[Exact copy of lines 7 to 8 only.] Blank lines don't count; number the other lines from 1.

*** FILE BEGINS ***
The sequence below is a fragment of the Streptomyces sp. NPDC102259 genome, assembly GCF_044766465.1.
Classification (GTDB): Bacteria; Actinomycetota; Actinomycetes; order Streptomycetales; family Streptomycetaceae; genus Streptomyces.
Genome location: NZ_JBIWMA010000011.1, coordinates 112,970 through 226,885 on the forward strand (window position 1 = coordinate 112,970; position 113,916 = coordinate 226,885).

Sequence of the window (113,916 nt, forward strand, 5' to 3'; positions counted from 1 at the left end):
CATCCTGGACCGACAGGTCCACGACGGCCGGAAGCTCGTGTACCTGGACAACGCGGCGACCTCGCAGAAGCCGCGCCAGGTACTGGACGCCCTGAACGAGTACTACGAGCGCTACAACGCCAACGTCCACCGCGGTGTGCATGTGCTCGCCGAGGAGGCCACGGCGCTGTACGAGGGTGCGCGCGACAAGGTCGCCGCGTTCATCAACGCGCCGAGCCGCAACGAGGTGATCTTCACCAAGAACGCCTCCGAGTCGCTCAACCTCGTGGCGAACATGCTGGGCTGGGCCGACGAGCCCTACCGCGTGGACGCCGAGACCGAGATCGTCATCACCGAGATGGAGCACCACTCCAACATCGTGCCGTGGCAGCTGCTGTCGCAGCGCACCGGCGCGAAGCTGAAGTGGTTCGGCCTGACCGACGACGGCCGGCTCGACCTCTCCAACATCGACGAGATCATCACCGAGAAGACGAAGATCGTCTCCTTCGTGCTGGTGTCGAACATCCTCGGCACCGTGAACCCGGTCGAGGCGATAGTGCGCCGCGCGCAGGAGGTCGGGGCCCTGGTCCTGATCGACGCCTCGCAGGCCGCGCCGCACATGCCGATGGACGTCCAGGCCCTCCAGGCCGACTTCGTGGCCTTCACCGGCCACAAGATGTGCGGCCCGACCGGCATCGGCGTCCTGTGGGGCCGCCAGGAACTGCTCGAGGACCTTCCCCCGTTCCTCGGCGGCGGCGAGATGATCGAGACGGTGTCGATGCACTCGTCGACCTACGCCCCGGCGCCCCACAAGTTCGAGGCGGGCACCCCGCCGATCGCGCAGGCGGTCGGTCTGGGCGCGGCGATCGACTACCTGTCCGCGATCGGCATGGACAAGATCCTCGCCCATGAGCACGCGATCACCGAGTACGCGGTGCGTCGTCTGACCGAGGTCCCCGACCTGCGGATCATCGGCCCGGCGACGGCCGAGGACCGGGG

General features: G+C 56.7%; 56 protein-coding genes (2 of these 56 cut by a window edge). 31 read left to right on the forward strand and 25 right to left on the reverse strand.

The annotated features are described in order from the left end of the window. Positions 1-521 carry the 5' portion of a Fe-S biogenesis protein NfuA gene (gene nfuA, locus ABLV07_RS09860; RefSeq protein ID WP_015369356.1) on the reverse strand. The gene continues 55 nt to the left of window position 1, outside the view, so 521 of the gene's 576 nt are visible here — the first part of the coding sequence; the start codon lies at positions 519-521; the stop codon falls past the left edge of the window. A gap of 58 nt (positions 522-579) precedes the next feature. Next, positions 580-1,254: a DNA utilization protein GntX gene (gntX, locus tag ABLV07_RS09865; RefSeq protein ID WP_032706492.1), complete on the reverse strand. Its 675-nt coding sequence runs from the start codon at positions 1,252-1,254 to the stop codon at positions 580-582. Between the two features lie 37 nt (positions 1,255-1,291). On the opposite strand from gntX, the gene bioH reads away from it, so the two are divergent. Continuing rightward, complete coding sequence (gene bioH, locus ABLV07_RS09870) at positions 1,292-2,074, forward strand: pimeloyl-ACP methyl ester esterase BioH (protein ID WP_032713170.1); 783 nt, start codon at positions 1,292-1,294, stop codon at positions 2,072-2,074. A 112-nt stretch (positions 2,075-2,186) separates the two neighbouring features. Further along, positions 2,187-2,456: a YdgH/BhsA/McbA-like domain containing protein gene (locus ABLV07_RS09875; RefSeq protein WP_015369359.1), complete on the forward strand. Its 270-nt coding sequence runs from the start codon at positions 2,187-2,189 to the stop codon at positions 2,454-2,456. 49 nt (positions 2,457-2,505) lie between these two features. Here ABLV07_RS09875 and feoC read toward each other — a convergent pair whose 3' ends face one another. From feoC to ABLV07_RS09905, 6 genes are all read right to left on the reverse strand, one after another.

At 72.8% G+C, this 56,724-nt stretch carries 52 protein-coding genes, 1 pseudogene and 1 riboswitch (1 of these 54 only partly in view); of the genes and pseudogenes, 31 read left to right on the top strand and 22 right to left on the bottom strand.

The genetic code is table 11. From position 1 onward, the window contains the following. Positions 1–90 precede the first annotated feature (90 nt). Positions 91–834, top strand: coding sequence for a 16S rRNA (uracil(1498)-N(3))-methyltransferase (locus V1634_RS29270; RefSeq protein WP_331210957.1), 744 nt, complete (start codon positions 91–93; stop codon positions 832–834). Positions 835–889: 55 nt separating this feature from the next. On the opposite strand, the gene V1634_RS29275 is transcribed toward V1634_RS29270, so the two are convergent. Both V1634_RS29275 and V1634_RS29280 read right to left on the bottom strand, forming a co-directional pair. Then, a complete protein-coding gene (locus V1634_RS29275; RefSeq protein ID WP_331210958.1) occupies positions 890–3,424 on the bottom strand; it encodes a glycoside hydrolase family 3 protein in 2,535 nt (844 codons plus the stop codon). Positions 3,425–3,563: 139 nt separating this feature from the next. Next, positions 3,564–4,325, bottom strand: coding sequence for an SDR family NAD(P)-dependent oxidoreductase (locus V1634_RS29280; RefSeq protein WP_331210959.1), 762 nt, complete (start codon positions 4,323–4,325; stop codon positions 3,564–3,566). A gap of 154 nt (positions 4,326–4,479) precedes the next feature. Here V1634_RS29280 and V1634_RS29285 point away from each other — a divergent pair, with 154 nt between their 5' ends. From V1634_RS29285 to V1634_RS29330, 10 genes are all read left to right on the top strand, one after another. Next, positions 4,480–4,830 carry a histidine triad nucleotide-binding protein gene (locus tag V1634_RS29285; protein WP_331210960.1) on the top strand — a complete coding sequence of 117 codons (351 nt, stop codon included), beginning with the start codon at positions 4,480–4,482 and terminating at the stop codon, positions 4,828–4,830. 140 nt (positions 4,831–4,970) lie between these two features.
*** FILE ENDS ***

The annotated features are described in order from the left end of the window. Positions 1-521 carry the 5' portion of a Fe-S biogenesis protein NfuA gene (gene nfuA, locus ABLV07_RS09860; RefSeq protein ID WP_015369356.1) on the reverse strand. The gene continues 55 nt to the left of window position 1, outside the view, so 521 of the gene's 576 nt are visible here — the first part of the coding sequence; the start codon lies at positions 519-521; the stop codon falls past the left edge of the window. A gap of 58 nt (positions 522-579) precedes the next feature. Next, positions 580-1,254: a DNA utilization protein GntX gene (gntX, locus tag ABLV07_RS09865; RefSeq protein ID WP_032706492.1), complete on the reverse strand. Its 675-nt coding sequence runs from the start codon at positions 1,252-1,254 to the stop codon at positions 580-582. Between the two features lie 37 nt (positions 1,255-1,291). On the opposite strand from gntX, the gene bioH reads away from it, so the two are divergent. Continuing rightward, complete coding sequence (gene bioH, locus ABLV07_RS09870) at positions 1,292-2,074, forward strand: pimeloyl-ACP methyl ester esterase BioH (protein ID WP_032713170.1); 783 nt, start codon at positions 1,292-1,294, stop codon at positions 2,072-2,074. A 112-nt stretch (positions 2,075-2,186) separates the two neighbouring features. Further along, positions 2,187-2,456: a YdgH/BhsA/McbA-like domain containing protein gene (locus ABLV07_RS09875; RefSeq protein WP_015369359.1), complete on the forward strand. Its 270-nt coding sequence runs from the start codon at positions 2,187-2,189 to the stop codon at positions 2,454-2,456. 49 nt (positions 2,457-2,505) lie between these two features. Here ABLV07_RS09875 and feoC read toward each other — a convergent pair whose 3' ends face one another. From feoC to ABLV07_RS09905, 6 genes are all read right to left on the reverse strand, one after another.

At 72.8% G+C, this 56,724-nt stretch carries 52 protein-coding genes, 1 pseudogene and 1 riboswitch (1 of these 54 only partly in view); of the genes and pseudogenes, 31 read left to right on the top strand and 22 right to left on the bottom strand.